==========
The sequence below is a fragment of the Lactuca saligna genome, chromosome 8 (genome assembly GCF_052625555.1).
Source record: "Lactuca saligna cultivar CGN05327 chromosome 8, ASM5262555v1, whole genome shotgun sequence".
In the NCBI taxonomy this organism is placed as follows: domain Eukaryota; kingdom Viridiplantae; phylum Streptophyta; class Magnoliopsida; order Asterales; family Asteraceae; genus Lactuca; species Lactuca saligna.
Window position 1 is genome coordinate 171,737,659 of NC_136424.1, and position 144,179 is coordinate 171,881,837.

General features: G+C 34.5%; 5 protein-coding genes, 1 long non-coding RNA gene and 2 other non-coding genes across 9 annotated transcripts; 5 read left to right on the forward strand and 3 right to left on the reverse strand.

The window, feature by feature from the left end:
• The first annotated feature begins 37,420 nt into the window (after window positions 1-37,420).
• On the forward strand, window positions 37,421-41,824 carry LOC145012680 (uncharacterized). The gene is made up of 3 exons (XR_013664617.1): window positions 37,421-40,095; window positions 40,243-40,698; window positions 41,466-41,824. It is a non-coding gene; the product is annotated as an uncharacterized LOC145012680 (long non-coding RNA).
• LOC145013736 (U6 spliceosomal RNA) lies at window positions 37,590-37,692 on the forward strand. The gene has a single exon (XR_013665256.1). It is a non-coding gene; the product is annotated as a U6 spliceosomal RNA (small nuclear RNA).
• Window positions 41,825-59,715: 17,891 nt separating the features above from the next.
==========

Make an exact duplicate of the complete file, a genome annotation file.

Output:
The sequence below is a fragment of the Lactuca saligna genome, chromosome 8 (genome assembly GCF_052625555.1).
Source record: "Lactuca saligna cultivar CGN05327 chromosome 8, ASM5262555v1, whole genome shotgun sequence".
In the NCBI taxonomy this organism is placed as follows: domain Eukaryota; kingdom Viridiplantae; phylum Streptophyta; class Magnoliopsida; order Asterales; family Asteraceae; genus Lactuca; species Lactuca saligna.
Window position 1 is genome coordinate 171,737,659 of NC_136424.1, and position 144,179 is coordinate 171,881,837.

General features: G+C 34.5%; 5 protein-coding genes, 1 long non-coding RNA gene and 2 other non-coding genes across 9 annotated transcripts; 5 read left to right on the forward strand and 3 right to left on the reverse strand.

The window, feature by feature from the left end:
• The first annotated feature begins 37,420 nt into the window (after window positions 1-37,420).
• On the forward strand, window positions 37,421-41,824 carry LOC145012680 (uncharacterized). The gene is made up of 3 exons (XR_013664617.1): window positions 37,421-40,095; window positions 40,243-40,698; window positions 41,466-41,824. It is a non-coding gene; the product is annotated as an uncharacterized LOC145012680 (long non-coding RNA).
• LOC145013736 (U6 spliceosomal RNA) lies at window positions 37,590-37,692 on the forward strand. The gene has a single exon (XR_013665256.1). It is a non-coding gene; the product is annotated as a U6 spliceosomal RNA (small nuclear RNA).
• Window positions 41,825-59,715: 17,891 nt separating the features above from the next.